5. Vision or hearing loss. Issues with vision or hearing can compound the typical disorientation of dementia, causing seniors to act out in confusion or as a cry for help.
  6. Agitation at a certain time of day. Often, hostility can be attributed to sundowner’s syndrome. Does your loved one become aggressive around sunset in particular?
  7. Fear. People often react confrontationally when approached or touched by someone they don’t know. For seniors with dementia, who may not recognize caregivers, doctors, and community residents, daily interactions can alert a “fight or flight” response.

Confusion

Confusion is one of the most common dementia behaviors in the elderly. This could mean saying phrases like:

  • “I want to go home!”
  • “This isn’t my house.”
  • “When are we leaving?”
  • “Why are we here?”

Like many other dementia behaviors, confusion can often be attributed to triggers or root causes. Disorientation can stem from:

Problems with wayfinding and changes in the environment. Did your senior loved one move to a new place? Often, dementia behaviors like aggression peak shortly after an individual with dementia have to deal with a new routine.

Paranoia and hallucinations. Dementia leads to complex changes in the brain, which can result in delusion. As a result, seniors may see things that aren’t there, develop false beliefs, or become suspicious of caregivers and loved ones.

Poor judgment

Is your loved one neglecting to pay bills, making lavish purchases, or wearing clothes that are inappropriate for the season? These questionable decisions may signal a more significant problem with their mental state.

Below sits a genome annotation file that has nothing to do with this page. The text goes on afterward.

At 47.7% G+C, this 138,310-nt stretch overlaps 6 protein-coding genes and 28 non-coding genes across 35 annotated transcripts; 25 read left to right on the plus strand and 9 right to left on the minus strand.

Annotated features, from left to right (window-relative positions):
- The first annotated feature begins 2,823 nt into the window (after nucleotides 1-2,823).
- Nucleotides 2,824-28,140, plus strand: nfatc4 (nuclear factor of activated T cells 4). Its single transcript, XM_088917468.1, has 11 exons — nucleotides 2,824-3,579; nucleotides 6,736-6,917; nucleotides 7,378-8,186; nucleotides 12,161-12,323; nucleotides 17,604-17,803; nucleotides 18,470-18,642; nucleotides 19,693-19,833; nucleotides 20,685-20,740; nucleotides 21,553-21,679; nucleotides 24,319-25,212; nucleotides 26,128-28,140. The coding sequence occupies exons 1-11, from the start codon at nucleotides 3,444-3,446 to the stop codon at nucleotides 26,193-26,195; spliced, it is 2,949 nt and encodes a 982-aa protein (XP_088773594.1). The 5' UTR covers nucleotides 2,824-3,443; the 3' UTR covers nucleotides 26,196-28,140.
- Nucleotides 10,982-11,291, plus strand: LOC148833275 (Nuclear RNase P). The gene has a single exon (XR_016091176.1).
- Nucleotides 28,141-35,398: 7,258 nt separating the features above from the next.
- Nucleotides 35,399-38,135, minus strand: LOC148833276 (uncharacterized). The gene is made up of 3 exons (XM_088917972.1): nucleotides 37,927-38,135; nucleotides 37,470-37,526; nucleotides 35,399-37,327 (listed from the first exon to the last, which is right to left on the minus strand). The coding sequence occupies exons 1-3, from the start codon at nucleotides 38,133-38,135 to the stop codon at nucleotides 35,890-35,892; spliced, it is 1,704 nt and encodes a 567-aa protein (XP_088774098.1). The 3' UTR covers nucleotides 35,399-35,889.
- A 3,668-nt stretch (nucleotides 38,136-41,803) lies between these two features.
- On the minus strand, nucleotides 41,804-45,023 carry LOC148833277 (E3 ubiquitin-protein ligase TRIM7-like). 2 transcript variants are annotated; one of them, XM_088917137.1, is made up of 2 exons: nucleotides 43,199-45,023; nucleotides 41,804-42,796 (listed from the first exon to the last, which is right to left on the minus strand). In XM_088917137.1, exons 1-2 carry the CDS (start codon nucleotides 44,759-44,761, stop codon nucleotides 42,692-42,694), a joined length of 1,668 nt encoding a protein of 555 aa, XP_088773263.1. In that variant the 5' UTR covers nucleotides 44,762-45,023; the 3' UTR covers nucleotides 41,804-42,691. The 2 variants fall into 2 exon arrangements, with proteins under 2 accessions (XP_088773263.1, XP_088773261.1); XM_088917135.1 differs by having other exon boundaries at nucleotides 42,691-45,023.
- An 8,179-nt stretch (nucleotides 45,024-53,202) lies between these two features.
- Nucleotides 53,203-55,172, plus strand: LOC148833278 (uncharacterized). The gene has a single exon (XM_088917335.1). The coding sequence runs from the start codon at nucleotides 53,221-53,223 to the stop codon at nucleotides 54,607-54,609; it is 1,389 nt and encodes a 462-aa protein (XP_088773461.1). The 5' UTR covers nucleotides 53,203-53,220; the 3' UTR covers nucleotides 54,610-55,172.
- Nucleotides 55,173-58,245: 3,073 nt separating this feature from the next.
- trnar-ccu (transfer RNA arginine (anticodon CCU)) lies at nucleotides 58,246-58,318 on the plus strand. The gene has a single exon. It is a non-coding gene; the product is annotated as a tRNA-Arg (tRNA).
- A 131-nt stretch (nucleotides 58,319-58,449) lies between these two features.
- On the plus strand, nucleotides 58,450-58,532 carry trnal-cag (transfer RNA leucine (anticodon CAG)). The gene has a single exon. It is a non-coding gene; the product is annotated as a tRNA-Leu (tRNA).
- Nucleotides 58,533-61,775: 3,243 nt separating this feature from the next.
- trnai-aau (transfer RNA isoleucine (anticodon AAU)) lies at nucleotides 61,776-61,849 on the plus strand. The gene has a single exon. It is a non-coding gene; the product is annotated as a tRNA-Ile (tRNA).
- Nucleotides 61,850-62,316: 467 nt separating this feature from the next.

Manipulation

A person with dementia may invent truths to get what they want. Other displays of manipulation include refusing to listen or having emotional outbursts.

How do You Spend Time with a Loved One with Dementia? 

Remaining supportive is the best way to help someone with dementia lead a happy life. Making them feel useful and able is very important.

In the early stages, memory loss is the first noticeable problem. Providing your loved ones with visual cues will help them find their way around the house.

As the condition progresses, helping them to retain their quality of life is extremely important. You can achieve this by including things like:

  • Keeping up hobbies
  • Maintaining health and nutrition 
  • Coping with bladder issues 
  • Helping with personal hygiene 
  • Aiding sleep 

How to Live with People with Dementia 

Understanding how dementia work is essential to ensure that both you and the person with dementia can live as well as possible. There is no doubt that caring for someone with dementia can be frustrating at times. It may feel as though you’re going one step forward and several steps backward.